Lessons from moderating panels

Matthew Arnold Stern
4 min readDec 4, 2022
Loscon panel about finding the writer’s voice.

Loscon 48 writing panel with (L-R) Elizabeth Crowens, Steven Barnes, myself, Robert Mitchell Evans, Wendy Van Camp, and Charles Lee Jackson II

Moderating a panel discussion requires preparation, good listening skills, and engagement with the panelists and the audience. You must give all the panelists a chance to participate, let them speak freely, but also make sure discussions don’t drag on so long they lose audience interest. When the allotted time is over (which comes way too soon), everyone learns something new. That includes me as the moderator.

I recently moderated two writing panels at Loscon, a science fiction/fantasy convention in Los Angeles. I got the opportunity thanks to Wendy Van Camp, who I worked with at Indie Author Day in Anaheim. (This is the danger of doing a good job. You get asked to do more stuff.) Both panels featured accomplished writers with great insights they gained from their experience. My first, “Goal Setting for Writers,” was with Denise Dumars, David Avallone, Anne Toole, and Wendy Van Camp. Wendy was also on my second panel, “Finding Your Own Voice,” along with Charles Lee Jackson II, Steven Barnes, Robert Mitchell Evans, and Elizabeth Crowens.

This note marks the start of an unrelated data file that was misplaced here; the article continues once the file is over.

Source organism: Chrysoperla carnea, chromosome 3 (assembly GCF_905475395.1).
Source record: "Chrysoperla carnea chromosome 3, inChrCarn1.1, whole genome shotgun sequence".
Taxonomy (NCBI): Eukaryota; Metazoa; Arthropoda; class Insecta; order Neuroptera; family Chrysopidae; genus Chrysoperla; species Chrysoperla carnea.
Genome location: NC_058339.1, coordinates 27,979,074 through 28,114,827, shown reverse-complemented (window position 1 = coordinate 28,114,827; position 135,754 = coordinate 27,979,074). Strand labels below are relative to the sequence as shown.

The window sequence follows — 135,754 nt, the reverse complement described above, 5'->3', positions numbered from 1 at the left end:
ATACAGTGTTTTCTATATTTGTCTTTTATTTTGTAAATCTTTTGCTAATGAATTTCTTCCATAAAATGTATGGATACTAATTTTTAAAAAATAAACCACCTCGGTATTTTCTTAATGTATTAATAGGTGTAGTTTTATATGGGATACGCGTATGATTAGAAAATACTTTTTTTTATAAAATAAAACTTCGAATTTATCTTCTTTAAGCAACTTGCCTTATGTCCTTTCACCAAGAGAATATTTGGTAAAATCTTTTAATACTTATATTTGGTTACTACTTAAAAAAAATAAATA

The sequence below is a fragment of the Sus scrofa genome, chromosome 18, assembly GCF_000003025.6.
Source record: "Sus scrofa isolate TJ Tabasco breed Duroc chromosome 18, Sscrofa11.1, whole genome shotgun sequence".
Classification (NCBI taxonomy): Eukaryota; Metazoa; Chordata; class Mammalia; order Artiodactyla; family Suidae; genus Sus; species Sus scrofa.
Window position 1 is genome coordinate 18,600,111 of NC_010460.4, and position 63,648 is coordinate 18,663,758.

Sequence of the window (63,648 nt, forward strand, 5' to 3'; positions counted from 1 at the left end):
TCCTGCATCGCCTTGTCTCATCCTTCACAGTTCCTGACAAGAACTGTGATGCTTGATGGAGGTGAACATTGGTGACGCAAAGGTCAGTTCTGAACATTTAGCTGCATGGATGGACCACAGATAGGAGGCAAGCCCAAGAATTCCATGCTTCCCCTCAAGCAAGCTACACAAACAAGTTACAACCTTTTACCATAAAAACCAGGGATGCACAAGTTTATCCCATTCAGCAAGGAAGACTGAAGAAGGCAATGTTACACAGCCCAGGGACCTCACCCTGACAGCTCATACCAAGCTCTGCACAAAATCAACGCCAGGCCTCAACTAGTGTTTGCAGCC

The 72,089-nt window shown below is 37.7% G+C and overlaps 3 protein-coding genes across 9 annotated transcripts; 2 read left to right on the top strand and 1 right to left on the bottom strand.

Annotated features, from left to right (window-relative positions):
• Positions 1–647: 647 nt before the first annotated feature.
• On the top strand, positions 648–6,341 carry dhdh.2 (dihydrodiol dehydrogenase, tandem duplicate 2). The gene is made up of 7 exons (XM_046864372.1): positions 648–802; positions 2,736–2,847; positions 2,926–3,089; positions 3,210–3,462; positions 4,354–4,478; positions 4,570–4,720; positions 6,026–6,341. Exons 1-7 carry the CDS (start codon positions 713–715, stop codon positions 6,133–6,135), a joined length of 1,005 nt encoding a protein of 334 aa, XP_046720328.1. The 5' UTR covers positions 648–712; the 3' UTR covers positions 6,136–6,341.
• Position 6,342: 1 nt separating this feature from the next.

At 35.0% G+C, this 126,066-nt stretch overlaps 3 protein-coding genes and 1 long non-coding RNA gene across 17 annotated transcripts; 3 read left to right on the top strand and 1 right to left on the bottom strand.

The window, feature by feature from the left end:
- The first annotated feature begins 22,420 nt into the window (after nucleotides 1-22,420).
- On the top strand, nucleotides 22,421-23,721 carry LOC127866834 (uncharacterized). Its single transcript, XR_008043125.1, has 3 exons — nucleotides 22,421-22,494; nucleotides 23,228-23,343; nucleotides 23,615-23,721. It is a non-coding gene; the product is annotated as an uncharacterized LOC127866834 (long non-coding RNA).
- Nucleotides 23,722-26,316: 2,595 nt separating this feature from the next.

We covered so many useful topics on these panels, it’s hard to describe them all. I picked a few key ones from each panel I feel are especially helpful.

Achieving goals through accountability

As I was preparing for the “Goal Setting for Writers” panel, I came across this TikTok video by Margarita Artista about her writing goals.

This video beautifully shows the goal-setting process and how it inspires. Listen to her enthusiasm grow as she spells out her goals! What will help her achieve those goals is her plan to use social media to keep herself accountable.

Our panel also emphasized the importance of accountability. This is especially important when working in a team. A writer of graphic novels said, “If I don’t write, people don’t get paid.” If we know someone depends on us to meet our goals, we are more likely to fulfill them.

We need to be careful about who we include on our team. One panelist had a partner flake out on them. That’s when we can develop contingency plans if we hit any…



Matthew Arnold Stern

A novelist and award-winning public speaker and technical writer. My novels Amiga and The Remainders are available now.